Hello Again! Now Where Do We Go From Here?
Its been quite a while since I posted my thoughts on the economy.
So long, that there is a good chance that some percentage of my original PaperEconomy blog readers from back in 2006 are already dead!
Oh well... as Keynes noted "In the long run we are all dead" so why not try to read the macroeconomic tea leaves and attempt to discern some "signal" from the "noise" of this nutty world while we wait out the inevitable cold hand of the Reaper?
First, I thought I might take a moment to recap a bit...
I started this PaperEconomy back in 2006 in a fit of therapeutic rage (...something like scream therapy but with a keyboard and on the web) while working through the frustrations of my own housing situation and the bubbly times we were all living through back then.
It was very obvious to me in 2005 - 2006 that we were at a pivot point... the housing market had topped and the massive bubble was about to burst, likely bringing the whole of the economy with it including all the attendant collateral damage.. recession (maybe even depression), unemployment, crashing prices, fire, brimstone!
I truly did (as my pseudonym implies) sell my home at the "top of the market" though there were other circumstances that prompted that sale other than simply a seriously committed bubble trade.
In the years following the economic collapse, I continued to blog and watch the housing market evolve and eventually, in 2010, I bought a new home at what turned out to be pretty close to the "bottom of the market" in my area, though again, there were other circumstances that prompted that purchase... you can only wait on the sidelines for so long!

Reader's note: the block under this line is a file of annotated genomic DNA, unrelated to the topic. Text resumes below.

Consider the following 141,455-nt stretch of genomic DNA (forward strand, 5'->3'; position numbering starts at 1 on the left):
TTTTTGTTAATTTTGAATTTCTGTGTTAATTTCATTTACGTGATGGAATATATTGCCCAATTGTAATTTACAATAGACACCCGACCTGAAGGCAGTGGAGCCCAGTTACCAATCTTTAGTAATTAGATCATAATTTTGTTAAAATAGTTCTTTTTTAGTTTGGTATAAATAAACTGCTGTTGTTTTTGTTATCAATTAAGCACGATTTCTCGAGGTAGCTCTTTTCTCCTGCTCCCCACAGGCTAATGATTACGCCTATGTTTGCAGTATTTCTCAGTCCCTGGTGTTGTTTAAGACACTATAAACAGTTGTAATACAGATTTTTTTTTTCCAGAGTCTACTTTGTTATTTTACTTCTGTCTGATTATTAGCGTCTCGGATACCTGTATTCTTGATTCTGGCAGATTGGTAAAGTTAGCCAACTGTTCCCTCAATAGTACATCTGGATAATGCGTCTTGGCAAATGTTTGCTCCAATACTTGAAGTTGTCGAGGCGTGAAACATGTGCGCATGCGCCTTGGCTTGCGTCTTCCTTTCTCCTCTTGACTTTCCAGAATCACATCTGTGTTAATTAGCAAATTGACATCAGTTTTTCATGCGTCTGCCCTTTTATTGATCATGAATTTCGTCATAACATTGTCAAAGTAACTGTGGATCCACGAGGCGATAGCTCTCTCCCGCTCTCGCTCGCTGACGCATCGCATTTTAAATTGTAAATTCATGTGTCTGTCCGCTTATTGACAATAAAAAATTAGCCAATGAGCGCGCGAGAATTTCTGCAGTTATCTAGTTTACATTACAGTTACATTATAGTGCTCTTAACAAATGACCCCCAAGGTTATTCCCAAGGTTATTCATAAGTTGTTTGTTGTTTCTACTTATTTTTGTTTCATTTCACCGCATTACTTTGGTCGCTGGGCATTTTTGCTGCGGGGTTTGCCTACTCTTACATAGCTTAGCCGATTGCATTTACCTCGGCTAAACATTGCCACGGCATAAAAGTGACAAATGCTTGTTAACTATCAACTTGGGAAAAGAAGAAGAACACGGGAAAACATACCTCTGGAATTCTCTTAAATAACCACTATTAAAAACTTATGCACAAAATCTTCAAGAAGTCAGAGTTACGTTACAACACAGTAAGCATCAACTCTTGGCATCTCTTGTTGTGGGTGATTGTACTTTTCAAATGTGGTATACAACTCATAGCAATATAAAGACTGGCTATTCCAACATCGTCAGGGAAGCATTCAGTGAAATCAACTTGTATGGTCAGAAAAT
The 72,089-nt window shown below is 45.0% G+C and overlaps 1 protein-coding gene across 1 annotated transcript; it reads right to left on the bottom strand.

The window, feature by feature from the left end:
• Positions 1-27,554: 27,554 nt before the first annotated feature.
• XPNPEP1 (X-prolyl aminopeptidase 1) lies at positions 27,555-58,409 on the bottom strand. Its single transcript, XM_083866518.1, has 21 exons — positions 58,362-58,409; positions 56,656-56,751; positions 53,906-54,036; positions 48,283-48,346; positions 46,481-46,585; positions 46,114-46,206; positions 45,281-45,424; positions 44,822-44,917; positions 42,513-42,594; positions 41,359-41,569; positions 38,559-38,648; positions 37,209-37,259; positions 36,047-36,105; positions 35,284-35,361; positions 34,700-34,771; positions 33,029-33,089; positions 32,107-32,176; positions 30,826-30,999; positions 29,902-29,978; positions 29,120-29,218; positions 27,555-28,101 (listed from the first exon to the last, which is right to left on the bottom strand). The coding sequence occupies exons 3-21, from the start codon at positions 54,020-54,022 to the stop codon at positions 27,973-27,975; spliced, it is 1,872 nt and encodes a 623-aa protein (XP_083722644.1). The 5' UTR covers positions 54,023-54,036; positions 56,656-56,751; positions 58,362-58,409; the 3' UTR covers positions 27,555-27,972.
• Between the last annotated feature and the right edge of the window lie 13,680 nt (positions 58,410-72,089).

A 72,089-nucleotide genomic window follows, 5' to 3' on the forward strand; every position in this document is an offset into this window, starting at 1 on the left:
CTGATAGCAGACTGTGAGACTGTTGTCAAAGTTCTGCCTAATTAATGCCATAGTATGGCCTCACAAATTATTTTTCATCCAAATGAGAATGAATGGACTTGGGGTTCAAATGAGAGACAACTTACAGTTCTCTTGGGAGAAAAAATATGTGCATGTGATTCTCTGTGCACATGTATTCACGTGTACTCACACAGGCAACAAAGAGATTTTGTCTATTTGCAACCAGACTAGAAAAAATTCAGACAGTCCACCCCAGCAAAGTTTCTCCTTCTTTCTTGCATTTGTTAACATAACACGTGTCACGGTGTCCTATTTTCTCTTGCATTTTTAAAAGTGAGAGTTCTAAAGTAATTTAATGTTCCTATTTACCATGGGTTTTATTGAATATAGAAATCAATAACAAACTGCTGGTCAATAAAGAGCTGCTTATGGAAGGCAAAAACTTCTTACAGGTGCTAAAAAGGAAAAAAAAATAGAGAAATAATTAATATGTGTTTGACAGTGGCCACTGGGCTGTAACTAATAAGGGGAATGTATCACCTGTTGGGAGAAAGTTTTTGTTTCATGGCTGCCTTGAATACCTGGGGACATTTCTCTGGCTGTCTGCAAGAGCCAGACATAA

Throughout the years of blogging about housing and the macro-economy, I developed a pretty clear sense of my own position on economic matters and a better ability to communicate that position.
Generally speaking, I like to think of my views as that of a Austrian-economic realist living in a post-Keynesian hellscape replete with decades socialist and state-ist malfeasance, fraud and mal-investment.
But unlike many an economic "perma-bear" or doomsayer, I don't have any inherent ingrained philosophical reason to be pessimistic about the course of the economy... my pessimism, as I see it, is rooted in the basic "realist" understandings that human organizations are no less human than the constituent humans themselves (i.e. you have both the wisdom of the crowd as well as the madness), and that, over the course of the last 100 years (or so) we have allowed the sophistry and pomp and circumstance of our central planner overlords (both the Fed, Federal Government, and Globalists) to plan so much that they planned us all into a position where the path of least resistance leads to doom or at least a major wash-out reckoning.
From that perspective, I was able to get a lot of things right back in mid-oughts but I did also get some major points wrong.
So what did I get so wrong?
While I correctly predicted the oncoming train-wreck that was the 2008 economic crisis, I thought that this event would be the seminal event of our lives... a second "Great Depression" leading to a period of deflation so substantial that only a major reformation of our monetary and political system could address.
Clearly, I seriously underestimated the power of the "full faith and credit" of the the Federal Reserve, the U.S. Federal government and the Globalist central bankers and planners.
As the collapse ensued (in the U.S., Europe and across the globe more widely), month by month and year after year, it was met with a steady stream of monetary depravity with central schemers bailing and printing and pumping the scale of which has never been seen in human history.
This on-going debasement of all that is real and true and honest, continued, largely unabated throughout the 2010s and only popularly fell out of the news cycle (likely to the great relief of central banks) with the election of Donald Trump, when the ascendance of this political firebrand completely overwhelmed the media and the collective zeitgeist.